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Letter to the Editor
Open Access
Available online 19 July 2022
The unfriendly side of “happy hypoxaemia”: Sudden cardiac death
C.M.C. Serbanescu-Kele Apor de Zalána,b,
Corresponding author

Corresponding author.
, R.P. Banwariea,c, K.D. Banwaria, B.A. Pankaa,c
a Department of Internal Medicine and Intensive Care, s Lands Hospitaal, Paramaribo, Suriname
b Department of Intensive Care, VieCuri Medical Center, Venlo, 5900 BX Venlo, the Netherlands
c Department of Intensive Care, Academic Hospital Paramaribo, Paramaribo, Suriname
Received 03 February 2022. Accepted 28 May 2022
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A 31 year-old female patient was admitted to our dedicated COVID-19 Intensive Care Unit with hypoxaemic respiratory insufficiency due to COVID-19 pneumonitis. Her past medical history was unremarkable, except for extreme obesity (BMI 70·3). She was not taking any medications, and was not under any regular medical care. Her chest X-ray at admission showed bilateral interstitial pulmonary consolidations (Fig. 1A). At admission, our patient was tachypneic, with a respiratory rate of 30-40/min, with SpO2 85% to 90% while on a non-rebreather mask. We started our patient on dexamethasone, tocilizumab and enoxaparin in a therapeutic dose. Oxygenation improved markedly upon initiation of non-invasive ventilation (NIV) through a mask interface (IPAP 12 cmH2O, EPAP 10 cmH2O, FiO2 started at 100% and titrated to SpO2). Initially, while on NIV, she maintained SpO2 > 90%, with FiO2 of 60-80%, whereas saturations would drop within minutes while on a non-rebreather mask (15L / min), during attempted breaks from NIV. We did not offer high-flow nasal cannula (HFNC) oxygen therapy, partially because of its excessively high oxygen consumption, which presented logistical barriers in our resource-limited setting during a pandemic. Furthermore, we expected “true” positive pressure ventilation to have more beneficial effects on obesity-related, position-dependent atelectasis, and on a potentially present obstructive sleep apnea. Over the first week of admission, she developed progressive hypoxaemia, while denying dyspnoea. Our patient repeatedly refused intubation and invasive ventilation, citing a lack of symptoms, and a fear for a worse outcome with mechanical ventilation. On day three, the patient desaturated to SpO2 of about 50% (despite FiO2100%), while denying dyspnoea, and without exhibiting tachypnea. Following prone positioning, saturations recovered to above 90%. Intermittent awake proning was, from that moment on, continued three times daily. On day seven, SpO2 again dropped to 30-55%, from then on never exceeding 60%, and at times reaching levels as low as 21%, with no further response to prone positioning. Changes in ventilatory settings (EPAP as low as 6 and up to 14cmH2O; as CPAP, or with pressure support of up to 6 cmH2O; FiO2 from here on never below 100%) yielded no improvement in respiratory parameters. An arterial line was placed in the left brachial artery, to allow for regular blood sampling. Arterial blood was extremely dark (Fig. 1B), with a PaO2 of 28mmHg. Accidental venous sampling was excluded with an adequate arterial blood pressure waveform. There was no methemoglobinaemia. Meanwhile, our patient was able to speak coherent, full sentences, and denied having any sensation of dyspnoea, although she was at times tachypneic. She remained firm in her view, and persistently refused endotracheal intubation. After enduring extreme hypoxaemia for about two days in a seemingly stable condition, she suddenly developed ventricular fibrillation, rapidly followed by asystole and death. Resuscitative efforts were not successful.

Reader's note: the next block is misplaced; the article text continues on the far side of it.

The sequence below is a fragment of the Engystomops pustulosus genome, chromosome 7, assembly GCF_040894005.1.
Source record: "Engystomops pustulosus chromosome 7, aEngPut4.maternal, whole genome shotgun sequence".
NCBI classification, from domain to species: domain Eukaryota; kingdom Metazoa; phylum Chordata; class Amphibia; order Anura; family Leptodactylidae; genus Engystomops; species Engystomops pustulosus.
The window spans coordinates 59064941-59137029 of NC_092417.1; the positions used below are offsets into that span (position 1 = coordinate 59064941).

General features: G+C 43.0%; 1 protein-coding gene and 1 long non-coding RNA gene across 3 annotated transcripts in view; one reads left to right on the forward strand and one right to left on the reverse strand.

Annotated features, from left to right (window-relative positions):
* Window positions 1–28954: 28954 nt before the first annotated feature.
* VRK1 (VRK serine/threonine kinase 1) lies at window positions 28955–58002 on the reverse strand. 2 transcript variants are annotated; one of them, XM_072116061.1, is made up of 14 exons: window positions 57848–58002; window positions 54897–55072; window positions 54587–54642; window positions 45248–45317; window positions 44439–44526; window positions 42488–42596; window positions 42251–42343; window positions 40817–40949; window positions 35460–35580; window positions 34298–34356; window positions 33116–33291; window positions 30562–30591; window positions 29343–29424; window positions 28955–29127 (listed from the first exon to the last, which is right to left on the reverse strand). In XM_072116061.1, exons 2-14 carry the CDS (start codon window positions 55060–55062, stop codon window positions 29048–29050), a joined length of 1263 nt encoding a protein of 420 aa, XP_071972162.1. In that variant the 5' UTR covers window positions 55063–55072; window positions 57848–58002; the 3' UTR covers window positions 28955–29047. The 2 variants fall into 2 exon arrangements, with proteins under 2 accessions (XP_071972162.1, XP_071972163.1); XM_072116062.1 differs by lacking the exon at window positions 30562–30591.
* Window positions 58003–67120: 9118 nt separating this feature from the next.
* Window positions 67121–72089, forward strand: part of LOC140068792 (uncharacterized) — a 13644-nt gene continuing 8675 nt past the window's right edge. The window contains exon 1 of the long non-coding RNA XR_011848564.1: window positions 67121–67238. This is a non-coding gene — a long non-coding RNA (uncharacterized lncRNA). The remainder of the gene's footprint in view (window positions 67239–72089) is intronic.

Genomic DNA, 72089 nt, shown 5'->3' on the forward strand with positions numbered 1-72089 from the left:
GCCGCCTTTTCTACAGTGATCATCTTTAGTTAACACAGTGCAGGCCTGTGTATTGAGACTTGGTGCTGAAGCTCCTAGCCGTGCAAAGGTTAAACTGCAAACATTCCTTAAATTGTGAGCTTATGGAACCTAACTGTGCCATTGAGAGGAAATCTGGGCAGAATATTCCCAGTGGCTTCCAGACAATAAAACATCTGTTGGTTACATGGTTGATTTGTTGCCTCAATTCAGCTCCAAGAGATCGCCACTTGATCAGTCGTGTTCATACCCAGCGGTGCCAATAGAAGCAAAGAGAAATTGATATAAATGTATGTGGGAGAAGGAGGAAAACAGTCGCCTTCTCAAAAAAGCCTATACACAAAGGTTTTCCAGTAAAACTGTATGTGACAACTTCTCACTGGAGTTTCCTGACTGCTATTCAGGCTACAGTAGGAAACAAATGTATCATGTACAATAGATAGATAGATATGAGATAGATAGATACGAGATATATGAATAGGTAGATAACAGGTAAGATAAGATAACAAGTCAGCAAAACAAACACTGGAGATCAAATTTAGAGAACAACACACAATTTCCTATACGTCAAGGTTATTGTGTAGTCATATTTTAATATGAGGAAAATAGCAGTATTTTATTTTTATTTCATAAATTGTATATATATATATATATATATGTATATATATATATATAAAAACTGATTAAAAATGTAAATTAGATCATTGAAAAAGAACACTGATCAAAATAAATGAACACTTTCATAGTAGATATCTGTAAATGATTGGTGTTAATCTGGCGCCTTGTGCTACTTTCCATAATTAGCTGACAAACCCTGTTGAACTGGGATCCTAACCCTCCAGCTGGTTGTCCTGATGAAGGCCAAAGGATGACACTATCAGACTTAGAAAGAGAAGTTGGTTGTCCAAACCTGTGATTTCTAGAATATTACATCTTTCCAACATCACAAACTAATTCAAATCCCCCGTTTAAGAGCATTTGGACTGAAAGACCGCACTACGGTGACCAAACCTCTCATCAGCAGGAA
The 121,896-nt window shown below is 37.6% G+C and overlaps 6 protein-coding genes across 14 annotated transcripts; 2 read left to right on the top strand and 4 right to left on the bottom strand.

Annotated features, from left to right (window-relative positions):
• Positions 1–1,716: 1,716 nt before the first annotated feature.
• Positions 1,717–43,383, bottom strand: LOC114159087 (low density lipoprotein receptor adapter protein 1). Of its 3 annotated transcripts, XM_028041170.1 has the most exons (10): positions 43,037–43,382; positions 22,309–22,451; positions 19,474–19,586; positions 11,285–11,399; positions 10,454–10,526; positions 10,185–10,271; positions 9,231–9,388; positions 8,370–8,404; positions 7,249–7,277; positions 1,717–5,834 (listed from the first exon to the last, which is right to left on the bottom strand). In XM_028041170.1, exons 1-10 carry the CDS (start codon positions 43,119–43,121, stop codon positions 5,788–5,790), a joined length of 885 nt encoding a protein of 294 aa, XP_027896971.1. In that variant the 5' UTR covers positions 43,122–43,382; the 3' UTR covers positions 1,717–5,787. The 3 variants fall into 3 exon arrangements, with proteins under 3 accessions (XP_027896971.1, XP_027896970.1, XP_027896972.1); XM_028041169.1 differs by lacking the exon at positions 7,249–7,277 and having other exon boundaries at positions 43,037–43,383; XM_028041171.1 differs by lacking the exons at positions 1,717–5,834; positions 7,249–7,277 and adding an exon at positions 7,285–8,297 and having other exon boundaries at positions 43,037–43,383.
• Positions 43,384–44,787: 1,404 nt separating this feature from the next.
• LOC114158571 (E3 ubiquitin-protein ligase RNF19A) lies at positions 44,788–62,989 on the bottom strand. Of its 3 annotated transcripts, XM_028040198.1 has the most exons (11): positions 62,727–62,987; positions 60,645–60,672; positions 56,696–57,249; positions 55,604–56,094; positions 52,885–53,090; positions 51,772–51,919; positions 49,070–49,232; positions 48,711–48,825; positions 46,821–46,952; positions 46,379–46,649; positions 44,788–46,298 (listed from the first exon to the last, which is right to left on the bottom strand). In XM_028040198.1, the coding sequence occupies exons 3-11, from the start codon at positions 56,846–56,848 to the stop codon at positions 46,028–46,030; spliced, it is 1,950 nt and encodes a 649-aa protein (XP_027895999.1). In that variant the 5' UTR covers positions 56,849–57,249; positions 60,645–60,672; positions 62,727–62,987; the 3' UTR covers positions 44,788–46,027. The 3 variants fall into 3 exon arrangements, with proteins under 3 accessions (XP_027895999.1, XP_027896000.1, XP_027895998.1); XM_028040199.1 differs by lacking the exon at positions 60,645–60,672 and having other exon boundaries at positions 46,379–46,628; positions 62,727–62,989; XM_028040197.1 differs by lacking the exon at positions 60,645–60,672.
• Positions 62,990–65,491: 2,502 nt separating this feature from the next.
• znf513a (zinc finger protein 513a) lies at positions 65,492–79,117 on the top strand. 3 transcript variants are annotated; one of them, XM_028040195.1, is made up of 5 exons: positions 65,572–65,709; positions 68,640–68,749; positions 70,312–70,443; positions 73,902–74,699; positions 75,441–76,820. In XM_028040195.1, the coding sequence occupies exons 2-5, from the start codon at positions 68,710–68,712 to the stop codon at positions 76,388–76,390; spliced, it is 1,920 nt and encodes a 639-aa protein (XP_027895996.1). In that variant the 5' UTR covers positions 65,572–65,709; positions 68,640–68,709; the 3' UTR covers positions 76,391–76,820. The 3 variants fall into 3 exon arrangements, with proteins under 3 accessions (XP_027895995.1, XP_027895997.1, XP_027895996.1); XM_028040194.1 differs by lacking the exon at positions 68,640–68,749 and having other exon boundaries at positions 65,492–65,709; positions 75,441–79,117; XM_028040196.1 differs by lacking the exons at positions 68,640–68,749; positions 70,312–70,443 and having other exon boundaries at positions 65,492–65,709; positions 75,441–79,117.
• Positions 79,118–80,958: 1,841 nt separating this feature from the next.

Fig. 1 (A).